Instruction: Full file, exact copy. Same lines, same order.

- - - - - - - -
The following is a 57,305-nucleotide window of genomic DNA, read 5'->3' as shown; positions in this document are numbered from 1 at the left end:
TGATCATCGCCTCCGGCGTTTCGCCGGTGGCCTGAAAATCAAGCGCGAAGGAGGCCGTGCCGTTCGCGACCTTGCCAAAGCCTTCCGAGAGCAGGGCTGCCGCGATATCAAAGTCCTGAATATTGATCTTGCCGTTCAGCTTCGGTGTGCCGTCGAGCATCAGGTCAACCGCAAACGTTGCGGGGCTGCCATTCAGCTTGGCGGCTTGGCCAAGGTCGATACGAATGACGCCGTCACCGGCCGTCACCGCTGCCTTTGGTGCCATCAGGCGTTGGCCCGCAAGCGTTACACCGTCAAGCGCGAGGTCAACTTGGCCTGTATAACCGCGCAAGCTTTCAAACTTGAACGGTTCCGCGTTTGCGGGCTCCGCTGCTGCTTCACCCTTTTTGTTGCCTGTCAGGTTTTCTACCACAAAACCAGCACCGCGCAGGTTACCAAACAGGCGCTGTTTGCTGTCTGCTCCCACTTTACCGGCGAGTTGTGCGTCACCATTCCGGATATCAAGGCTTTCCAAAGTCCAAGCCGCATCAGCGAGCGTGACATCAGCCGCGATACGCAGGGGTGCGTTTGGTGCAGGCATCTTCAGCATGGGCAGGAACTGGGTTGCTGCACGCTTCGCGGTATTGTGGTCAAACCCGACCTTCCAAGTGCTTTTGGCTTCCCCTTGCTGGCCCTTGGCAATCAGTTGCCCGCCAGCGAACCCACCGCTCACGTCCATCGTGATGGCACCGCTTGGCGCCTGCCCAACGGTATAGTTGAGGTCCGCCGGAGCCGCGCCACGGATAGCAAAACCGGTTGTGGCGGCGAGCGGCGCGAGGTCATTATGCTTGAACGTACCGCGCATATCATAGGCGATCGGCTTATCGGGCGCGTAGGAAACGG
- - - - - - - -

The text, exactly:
The following is a 57,305-nucleotide window of genomic DNA, read 5'->3' as shown; positions in this document are numbered from 1 at the left end:
TGATCATCGCCTCCGGCGTTTCGCCGGTGGCCTGAAAATCAAGCGCGAAGGAGGCCGTGCCGTTCGCGACCTTGCCAAAGCCTTCCGAGAGCAGGGCTGCCGCGATATCAAAGTCCTGAATATTGATCTTGCCGTTCAGCTTCGGTGTGCCGTCGAGCATCAGGTCAACCGCAAACGTTGCGGGGCTGCCATTCAGCTTGGCGGCTTGGCCAAGGTCGATACGAATGACGCCGTCACCGGCCGTCACCGCTGCCTTTGGTGCCATCAGGCGTTGGCCCGCAAGCGTTACACCGTCAAGCGCGAGGTCAACTTGGCCTGTATAACCGCGCAAGCTTTCAAACTTGAACGGTTCCGCGTTTGCGGGCTCCGCTGCTGCTTCACCCTTTTTGTTGCCTGTCAGGTTTTCTACCACAAAACCAGCACCGCGCAGGTTACCAAACAGGCGCTGTTTGCTGTCTGCTCCCACTTTACCGGCGAGTTGTGCGTCACCATTCCGGATATCAAGGCTTTCCAAAGTCCAAGCCGCATCAGCGAGCGTGACATCAGCCGCGATACGCAGGGGTGCGTTTGGTGCAGGCATCTTCAGCATGGGCAGGAACTGGGTTGCTGCACGCTTCGCGGTATTGTGGTCAAACCCGACCTTCCAAGTGCTTTTGGCTTCCCCTTGCTGGCCCTTGGCAATCAGTTGCCCGCCAGCGAACCCACCGCTCACGTCCATCGTGATGGCACCGCTTGGCGCCTGCCCAACGGTATAGTTGAGGTCCGCCGGAGCCGCGCCACGGATAGCAAAACCGGTTGTGGCGGCGAGCGGCGCGAGGTCATTATGCTTGAACGTACCGCGCATATCATAGGCGATCGGCTTATCGGGCGCGTAGGAAACGG